Not Another Contest




            One of the main irritations of the spring time is the re-flowering of contests of all sorts, including baseball which I don’t want to mention and am sorry I did. I am not one to run away from a good challenge even though I have skulked away limping badly a time or two.

            It’s always early March when someone comes through the door waiving a pastel colored entry blank for an essay contest. My immediate reaction is to crawl under my desk and wedge myself into the kneehole to avoid detection. Sometimes a persistent messenger waits me out, or better, can draw me out by rolling jelly doughnuts past my office door.

            When finally I’m coerced into reading the entry, I find the essays of late have become quite sophisticated. Not just one that requires 250 words on “My Favorite Meatless Sandwich and Why” or “Puncture the Myth: Hot Air Ballooning’s For Everyone”. These types are childish exercises and can be written breezily on the lunch napkin over a hearty noontime meal. No it’s never one of those!  For example, the one that came to me recently was “Write an essay in the style of Robert Benchley and keep it under 500 words if you know what’s good for you.”  Right off, you can see that some of these contests have a slightly threatening tone of which I disapprove. It does nothing for my creativity or, in this case, running the copy machine.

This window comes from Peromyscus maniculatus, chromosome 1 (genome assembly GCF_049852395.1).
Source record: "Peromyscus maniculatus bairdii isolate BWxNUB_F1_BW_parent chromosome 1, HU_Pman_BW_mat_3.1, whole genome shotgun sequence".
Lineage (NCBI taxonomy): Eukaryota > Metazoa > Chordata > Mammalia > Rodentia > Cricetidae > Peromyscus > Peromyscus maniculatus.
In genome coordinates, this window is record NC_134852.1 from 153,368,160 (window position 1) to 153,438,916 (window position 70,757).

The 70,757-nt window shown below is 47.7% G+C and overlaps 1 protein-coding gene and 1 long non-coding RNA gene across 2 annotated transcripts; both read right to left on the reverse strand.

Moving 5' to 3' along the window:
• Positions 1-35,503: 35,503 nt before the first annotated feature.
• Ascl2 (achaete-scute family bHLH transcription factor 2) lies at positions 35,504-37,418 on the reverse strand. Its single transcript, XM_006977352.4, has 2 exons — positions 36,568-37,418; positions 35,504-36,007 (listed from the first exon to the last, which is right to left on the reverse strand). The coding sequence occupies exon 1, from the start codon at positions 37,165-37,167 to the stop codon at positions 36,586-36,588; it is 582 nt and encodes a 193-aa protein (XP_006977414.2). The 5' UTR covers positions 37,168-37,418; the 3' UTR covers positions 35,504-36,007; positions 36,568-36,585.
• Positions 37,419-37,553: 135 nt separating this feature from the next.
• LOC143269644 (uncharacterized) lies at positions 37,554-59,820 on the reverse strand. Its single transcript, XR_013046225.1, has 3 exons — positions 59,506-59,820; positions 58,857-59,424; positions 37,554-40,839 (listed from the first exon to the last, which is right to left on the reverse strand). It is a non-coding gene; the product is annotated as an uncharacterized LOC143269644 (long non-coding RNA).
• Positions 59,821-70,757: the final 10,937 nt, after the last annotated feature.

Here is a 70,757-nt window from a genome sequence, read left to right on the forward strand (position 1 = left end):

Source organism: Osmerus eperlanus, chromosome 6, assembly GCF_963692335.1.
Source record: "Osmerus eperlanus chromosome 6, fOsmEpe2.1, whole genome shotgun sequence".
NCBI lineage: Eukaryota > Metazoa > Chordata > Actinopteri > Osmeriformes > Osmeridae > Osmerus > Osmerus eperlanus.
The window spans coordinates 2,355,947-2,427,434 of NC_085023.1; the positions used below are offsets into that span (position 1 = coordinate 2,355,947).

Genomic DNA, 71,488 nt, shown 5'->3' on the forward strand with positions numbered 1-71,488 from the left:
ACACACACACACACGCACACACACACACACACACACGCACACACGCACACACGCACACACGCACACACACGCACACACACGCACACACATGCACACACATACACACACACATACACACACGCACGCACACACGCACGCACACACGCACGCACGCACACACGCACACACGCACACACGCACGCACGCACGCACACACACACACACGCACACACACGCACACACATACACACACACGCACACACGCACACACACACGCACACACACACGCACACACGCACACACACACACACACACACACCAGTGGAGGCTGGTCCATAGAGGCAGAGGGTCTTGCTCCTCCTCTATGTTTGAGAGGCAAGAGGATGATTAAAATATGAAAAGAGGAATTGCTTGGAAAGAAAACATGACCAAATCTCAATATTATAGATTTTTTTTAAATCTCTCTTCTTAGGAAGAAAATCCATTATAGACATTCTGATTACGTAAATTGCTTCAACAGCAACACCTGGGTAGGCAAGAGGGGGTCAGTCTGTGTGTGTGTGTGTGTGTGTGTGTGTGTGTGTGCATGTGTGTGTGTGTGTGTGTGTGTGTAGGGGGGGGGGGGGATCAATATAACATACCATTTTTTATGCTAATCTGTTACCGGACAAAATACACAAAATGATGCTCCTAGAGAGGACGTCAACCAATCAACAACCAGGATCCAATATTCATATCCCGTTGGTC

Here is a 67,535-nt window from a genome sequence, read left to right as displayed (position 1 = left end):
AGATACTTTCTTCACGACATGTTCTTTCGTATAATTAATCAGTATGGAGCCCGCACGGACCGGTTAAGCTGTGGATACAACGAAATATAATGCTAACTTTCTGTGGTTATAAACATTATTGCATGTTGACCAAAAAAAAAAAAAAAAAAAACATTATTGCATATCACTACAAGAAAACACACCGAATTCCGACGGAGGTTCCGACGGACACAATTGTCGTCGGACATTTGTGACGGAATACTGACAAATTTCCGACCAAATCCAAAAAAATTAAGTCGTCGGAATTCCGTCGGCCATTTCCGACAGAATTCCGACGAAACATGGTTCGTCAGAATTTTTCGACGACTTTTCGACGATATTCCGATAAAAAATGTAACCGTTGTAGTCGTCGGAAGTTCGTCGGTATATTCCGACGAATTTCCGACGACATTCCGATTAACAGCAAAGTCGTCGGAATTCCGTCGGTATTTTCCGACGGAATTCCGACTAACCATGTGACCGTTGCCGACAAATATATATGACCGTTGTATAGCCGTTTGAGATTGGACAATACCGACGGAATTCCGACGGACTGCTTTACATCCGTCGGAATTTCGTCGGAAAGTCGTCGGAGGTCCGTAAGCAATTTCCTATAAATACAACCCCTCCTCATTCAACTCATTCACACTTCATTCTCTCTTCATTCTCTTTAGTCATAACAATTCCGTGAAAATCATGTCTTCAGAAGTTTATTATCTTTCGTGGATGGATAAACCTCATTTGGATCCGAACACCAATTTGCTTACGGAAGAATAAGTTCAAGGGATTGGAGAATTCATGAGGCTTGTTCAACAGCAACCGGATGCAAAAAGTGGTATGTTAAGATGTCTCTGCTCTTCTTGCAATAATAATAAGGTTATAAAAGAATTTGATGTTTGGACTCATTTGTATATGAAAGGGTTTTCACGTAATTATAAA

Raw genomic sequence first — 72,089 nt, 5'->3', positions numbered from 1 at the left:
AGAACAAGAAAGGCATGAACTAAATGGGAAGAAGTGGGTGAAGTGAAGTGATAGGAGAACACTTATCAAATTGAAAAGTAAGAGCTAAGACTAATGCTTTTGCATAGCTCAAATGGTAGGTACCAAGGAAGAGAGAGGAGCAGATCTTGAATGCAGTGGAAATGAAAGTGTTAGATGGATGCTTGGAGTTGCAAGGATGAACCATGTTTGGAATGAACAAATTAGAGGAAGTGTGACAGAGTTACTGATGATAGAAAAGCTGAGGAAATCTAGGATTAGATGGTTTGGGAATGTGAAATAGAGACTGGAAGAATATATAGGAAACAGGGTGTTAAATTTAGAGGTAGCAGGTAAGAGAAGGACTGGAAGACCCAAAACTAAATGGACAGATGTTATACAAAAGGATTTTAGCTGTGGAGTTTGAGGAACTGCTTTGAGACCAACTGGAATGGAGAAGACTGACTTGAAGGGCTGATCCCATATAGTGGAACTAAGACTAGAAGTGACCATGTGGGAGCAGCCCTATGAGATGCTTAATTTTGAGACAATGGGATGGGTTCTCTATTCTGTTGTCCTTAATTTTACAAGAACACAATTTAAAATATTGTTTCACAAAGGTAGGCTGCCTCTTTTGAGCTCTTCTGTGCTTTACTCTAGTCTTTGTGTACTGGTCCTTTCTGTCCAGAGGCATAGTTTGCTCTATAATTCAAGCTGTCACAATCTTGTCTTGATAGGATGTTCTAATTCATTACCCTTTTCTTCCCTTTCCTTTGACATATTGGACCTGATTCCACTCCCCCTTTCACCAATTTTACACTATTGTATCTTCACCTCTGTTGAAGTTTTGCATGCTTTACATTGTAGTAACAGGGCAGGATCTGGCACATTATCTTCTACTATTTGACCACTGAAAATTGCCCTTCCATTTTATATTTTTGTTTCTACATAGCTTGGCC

If my recollection serves me at all, I recall a R. Blinchey who wrote romance novels and occasional poems found in those overprice holiday cards that you get in the mail three days late. But that R might be for Roberta. Another possibility (remote) is that R. Blinchey is R. Benchley using a pseudonym. The last time I used a pseudonym, it had to be dug out of the closet and given a good rub with a dust cloth.  After several goings to the library and requisite comings with brief stops at the liquor cabinet each time, I did manage to find the R. B. referred to in the contest. I also found that my empty gin bottles are accumulating at an alarming rate. This brings us to another sore point. Have you ever tried to find a book in the library, old collegiate libraries in particular? Stairways lead nowhere; the shelf spacing is such as to need a sharp intake of air and severe slimming of the waist in order to proceed; the lighting is poor; the air full of dust and mites; and the book you are there for (“The Early Worm” in my case) was checked out in 1954 but has been promised back next week. Hah! It’s no wonder everything is going electronic and why I don’t bother with those pesky essay contents. Robert Benchley so there!